This evening I’ve been sorting through the remaining photo albums in advance of handing Dr. Huhnhäuser’s collection over to the university. There are so many volumes I haven’t even mentioned here and so many wonderful photos, like the Christmas family group above or the interior shot below, that I haven’t touched on.
Of the remaining albums, two struck me with greater force than the others. One early album from 1915 is full to bursting with photos of Heidi as a baby. Perhaps it’s because I’m soon to become a father myself, but I found something entrancing in the love and intimacy of these photos and in Dr. Huhnhäuser’s delighted awkwardness.
The other is unique amongst the albums by virtue of itself being carefully housed in a smaller cardboard container marked “Slettestrand”. Slettestrand, if you don’t know it (and few English speakers would have occasion to do so) is a small village and something of a tourist spot on the northwest coast of den Nørrejyske Ø, the island which makes up the farthest northern portion of Denmark. Separated from the mainland by a massive storm in 1825 which brought the sea thundering across the Agger Tange, its coast is an empty space of dunes and sky. Nothing but ocean lies between it and Aberdeenshire.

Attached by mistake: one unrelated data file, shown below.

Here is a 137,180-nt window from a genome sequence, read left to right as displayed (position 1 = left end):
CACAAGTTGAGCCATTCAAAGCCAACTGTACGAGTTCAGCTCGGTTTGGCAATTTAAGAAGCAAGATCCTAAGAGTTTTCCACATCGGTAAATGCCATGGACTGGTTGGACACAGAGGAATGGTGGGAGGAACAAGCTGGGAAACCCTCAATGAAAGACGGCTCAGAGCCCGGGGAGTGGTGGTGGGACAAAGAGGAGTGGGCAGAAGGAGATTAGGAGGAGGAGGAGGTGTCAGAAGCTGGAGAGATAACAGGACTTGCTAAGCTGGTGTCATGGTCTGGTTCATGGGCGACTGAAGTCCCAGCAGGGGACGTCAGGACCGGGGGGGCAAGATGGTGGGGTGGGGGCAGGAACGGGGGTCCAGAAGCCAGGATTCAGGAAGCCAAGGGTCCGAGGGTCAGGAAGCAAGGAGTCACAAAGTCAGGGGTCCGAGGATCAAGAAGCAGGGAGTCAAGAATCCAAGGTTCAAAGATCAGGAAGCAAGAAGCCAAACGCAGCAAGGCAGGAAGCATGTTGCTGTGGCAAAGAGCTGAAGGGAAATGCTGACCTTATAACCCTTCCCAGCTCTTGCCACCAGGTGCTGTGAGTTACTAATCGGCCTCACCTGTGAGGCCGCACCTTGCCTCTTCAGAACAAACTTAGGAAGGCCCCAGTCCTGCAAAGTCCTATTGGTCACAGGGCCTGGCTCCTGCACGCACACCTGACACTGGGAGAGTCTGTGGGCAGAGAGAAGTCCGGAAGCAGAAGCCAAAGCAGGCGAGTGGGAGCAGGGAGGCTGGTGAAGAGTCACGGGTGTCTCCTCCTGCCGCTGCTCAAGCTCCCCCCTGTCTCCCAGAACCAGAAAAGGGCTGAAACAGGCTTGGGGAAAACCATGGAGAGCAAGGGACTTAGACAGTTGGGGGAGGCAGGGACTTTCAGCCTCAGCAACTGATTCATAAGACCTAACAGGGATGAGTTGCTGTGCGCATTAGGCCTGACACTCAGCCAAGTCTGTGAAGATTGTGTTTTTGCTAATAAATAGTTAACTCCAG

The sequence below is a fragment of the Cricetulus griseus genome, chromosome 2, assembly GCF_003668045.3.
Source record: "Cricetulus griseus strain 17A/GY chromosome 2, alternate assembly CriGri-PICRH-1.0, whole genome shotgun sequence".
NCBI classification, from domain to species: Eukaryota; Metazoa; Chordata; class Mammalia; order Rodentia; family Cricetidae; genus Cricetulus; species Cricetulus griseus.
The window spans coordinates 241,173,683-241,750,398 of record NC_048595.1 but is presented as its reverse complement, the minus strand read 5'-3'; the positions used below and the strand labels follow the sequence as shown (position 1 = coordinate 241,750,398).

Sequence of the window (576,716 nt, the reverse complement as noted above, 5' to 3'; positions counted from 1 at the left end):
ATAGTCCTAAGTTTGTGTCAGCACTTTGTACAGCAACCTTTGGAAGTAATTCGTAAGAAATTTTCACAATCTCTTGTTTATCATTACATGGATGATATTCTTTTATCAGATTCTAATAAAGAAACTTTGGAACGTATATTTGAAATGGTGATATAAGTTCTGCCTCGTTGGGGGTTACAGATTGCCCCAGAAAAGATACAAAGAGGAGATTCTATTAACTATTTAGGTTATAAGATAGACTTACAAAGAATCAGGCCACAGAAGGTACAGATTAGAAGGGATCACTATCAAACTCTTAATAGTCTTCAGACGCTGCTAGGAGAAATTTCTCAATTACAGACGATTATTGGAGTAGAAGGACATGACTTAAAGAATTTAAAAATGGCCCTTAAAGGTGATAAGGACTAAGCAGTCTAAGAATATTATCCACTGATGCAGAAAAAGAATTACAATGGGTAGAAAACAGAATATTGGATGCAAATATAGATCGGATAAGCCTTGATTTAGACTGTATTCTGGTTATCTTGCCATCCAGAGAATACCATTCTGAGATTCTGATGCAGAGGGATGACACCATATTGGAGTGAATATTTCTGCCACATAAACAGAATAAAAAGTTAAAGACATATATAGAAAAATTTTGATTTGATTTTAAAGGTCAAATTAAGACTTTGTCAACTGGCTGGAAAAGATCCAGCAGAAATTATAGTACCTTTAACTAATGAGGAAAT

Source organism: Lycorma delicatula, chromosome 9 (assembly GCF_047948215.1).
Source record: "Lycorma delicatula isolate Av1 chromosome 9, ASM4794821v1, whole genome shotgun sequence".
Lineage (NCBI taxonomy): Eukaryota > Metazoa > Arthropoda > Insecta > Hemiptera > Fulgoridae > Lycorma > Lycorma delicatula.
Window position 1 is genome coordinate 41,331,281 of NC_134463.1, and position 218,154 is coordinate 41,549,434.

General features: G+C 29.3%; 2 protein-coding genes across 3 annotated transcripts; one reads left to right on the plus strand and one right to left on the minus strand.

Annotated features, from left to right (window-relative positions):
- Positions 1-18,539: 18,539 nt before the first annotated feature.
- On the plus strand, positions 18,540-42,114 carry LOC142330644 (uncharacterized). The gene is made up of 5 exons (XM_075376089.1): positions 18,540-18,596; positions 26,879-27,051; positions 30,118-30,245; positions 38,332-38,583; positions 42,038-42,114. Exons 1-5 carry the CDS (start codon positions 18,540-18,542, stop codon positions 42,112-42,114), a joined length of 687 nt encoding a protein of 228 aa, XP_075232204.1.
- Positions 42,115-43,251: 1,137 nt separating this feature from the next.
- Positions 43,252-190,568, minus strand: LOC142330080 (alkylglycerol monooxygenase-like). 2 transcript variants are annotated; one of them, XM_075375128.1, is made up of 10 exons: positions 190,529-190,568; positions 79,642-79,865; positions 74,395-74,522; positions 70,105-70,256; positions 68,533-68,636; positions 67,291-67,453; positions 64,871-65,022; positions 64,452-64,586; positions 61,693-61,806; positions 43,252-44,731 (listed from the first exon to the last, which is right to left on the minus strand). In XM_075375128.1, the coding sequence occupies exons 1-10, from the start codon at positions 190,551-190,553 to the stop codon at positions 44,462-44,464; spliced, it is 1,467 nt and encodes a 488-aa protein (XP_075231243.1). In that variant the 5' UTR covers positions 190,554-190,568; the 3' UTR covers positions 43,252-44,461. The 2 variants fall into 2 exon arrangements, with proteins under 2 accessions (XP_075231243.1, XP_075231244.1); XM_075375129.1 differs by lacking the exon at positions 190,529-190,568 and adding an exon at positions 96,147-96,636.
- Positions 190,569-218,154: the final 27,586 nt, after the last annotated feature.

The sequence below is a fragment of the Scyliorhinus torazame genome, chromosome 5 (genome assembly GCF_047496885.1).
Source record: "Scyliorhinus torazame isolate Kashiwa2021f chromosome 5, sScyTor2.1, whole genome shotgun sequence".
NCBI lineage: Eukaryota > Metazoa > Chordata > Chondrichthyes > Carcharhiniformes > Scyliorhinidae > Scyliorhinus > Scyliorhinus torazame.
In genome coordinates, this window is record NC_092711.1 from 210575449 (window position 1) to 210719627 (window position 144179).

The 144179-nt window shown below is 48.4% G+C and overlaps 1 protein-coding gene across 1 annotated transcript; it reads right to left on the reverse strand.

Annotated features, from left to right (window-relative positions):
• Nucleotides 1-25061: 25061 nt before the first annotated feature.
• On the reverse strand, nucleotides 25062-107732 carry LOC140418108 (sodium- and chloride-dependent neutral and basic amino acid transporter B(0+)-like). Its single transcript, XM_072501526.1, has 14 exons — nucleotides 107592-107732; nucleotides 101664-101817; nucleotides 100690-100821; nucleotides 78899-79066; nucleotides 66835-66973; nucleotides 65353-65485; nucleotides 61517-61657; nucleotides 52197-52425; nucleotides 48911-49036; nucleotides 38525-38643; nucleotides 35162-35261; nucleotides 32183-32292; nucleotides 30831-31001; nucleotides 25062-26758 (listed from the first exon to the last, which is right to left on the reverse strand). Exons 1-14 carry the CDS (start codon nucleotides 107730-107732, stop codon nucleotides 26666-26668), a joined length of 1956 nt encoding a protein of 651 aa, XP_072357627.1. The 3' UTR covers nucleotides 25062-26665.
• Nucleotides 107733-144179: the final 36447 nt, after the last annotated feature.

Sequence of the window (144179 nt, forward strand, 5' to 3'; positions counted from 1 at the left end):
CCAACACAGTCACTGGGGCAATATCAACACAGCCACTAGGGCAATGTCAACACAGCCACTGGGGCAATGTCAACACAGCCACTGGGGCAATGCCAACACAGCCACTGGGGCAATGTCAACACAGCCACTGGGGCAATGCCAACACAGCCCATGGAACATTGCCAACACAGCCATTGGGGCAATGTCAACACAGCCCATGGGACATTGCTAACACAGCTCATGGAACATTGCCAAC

The album dates from 1941, by which time Germany had already occupied Denmark and Melms, the doctor’s wife, was working there as a translator. Both husband and wife seem to have had many friends in Denmark, but the photos of this wartime beach holiday are ghostly with absence. Instead, a vast welter of gathering clouds oppresses each photograph and dwarfs the few wanderers amongst the beach huts at Slettestrand.
It is difficult not to read some degree of artistic or intellectual intention into these photographs, so different from the holiday snaps of the thirties. More likely, though, I am reading meaning into what is simply the bricolage of four lives, lived, mostly happily, in a time both tantalisingly close and unimaginable distant from my own.
© 2019 Kelsey Jackson Williams.
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